Kelly Austin links coffee exports to poverty

From the Fall 2013 issue of Acumen, the magazine of Lehigh University's College of Arts & Sciences (p. 9): 

Austin, assistant professor of sociology, studied the percentage of coffee exports as a ratio of all agricultural exports, assessing a country’s dependence on coffee in particular. Austin found that coffee exports have especially negative ecological, social and physical impacts on developing nations. “Nations with an increased dependence on coffee exports have high levels of deforestation, increased problems with malnutrition and hunger, and lower levels of participation in secondary schooling,” Austin says. “Much of this connects back to the unique features of coffee. Coffee doesn’t contribute to household nutrition or health. Communities can’t fall back on it for household consumption. It’s also very labor intensive. Coffee cherries have to be picked by hand, so production tends to pull children and family members out of school.”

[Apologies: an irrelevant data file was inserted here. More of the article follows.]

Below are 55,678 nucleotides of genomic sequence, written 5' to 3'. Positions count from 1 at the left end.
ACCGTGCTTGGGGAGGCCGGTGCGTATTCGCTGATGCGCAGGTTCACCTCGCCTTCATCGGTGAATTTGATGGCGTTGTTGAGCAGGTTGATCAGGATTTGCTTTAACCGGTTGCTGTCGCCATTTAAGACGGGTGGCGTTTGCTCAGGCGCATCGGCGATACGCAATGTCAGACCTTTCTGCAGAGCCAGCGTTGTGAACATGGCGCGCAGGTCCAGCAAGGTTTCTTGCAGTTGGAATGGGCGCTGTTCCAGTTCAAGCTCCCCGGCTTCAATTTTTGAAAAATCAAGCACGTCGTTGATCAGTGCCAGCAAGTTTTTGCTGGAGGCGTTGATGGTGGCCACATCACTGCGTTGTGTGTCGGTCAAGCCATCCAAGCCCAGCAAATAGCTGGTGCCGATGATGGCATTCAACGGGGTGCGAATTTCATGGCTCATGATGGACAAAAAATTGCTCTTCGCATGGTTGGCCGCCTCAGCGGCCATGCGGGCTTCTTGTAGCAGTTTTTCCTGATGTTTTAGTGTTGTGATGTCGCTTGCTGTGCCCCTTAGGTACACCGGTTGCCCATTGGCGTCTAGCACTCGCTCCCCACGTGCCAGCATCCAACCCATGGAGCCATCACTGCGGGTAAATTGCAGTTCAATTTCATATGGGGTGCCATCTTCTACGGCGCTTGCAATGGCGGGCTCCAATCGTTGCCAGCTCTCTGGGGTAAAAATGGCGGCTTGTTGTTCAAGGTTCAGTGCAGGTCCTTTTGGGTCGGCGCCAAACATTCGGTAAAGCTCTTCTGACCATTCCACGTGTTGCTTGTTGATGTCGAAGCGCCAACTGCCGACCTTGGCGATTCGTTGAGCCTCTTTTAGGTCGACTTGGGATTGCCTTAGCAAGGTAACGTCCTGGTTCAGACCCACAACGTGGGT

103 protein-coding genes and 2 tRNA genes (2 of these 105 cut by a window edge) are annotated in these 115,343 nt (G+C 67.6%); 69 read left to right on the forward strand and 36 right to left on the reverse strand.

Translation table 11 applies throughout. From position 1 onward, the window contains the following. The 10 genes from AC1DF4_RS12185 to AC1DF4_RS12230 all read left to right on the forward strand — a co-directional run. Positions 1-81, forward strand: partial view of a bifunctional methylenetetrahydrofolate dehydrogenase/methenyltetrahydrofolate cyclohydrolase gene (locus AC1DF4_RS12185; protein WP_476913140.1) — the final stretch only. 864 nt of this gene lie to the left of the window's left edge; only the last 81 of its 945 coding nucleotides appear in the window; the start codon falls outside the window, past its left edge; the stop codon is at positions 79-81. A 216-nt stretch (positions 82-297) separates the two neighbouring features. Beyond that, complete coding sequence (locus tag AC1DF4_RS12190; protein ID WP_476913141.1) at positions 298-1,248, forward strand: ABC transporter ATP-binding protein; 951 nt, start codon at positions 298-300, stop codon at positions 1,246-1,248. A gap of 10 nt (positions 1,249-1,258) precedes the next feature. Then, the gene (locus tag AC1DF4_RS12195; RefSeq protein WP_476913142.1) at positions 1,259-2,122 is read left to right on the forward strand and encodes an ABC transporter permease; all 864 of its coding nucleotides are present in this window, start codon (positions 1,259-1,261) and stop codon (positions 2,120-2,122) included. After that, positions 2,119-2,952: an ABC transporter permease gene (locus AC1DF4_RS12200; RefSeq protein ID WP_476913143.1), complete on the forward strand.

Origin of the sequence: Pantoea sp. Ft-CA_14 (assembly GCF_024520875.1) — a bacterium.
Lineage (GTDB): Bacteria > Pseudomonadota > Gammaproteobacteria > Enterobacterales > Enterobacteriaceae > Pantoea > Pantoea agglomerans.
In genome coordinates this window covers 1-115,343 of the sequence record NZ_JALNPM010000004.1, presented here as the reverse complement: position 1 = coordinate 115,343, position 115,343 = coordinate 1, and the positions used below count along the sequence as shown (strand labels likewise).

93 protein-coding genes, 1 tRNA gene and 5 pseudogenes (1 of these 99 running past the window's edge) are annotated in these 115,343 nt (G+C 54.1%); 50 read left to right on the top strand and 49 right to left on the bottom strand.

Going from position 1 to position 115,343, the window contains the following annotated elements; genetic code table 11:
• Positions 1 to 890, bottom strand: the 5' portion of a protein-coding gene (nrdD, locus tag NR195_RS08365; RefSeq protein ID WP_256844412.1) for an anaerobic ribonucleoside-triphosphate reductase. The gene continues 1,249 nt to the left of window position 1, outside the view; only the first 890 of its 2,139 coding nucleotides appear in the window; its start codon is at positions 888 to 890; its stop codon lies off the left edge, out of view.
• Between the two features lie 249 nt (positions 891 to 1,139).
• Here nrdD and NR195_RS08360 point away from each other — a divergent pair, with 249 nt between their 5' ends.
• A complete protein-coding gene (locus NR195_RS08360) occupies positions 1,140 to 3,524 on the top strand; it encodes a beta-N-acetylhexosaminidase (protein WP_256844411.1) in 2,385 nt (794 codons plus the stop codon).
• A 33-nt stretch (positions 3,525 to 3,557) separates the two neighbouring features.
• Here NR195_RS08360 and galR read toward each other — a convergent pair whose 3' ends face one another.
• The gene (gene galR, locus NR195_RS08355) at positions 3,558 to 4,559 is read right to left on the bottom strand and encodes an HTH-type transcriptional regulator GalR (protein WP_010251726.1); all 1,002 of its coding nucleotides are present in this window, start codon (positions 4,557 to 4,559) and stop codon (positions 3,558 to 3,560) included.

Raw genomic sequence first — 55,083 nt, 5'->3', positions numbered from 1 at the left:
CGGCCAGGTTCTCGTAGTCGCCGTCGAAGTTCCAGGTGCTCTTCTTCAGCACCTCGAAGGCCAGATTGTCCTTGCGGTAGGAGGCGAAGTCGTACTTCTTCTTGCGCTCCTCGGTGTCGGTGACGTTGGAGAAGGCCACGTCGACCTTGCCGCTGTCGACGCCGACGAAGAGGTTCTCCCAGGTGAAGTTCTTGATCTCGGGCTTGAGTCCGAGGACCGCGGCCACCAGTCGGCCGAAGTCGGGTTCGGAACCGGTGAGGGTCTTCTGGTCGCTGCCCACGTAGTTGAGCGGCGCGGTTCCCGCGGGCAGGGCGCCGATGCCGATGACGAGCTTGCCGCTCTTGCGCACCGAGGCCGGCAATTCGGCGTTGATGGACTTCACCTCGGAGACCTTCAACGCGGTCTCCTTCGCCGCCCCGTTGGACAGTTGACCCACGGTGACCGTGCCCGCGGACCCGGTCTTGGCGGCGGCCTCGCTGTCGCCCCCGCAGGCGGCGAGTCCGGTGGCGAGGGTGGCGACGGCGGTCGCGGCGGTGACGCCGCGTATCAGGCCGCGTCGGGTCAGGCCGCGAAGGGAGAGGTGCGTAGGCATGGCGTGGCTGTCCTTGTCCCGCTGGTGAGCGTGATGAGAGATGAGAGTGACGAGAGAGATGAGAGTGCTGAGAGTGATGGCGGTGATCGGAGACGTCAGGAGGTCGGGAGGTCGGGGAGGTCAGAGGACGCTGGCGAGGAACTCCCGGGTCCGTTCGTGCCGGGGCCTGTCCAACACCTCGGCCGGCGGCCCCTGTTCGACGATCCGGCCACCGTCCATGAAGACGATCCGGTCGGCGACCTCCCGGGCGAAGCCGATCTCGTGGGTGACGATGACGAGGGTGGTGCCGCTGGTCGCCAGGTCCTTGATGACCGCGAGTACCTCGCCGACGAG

Read the full article on Kelly's research here (PDF).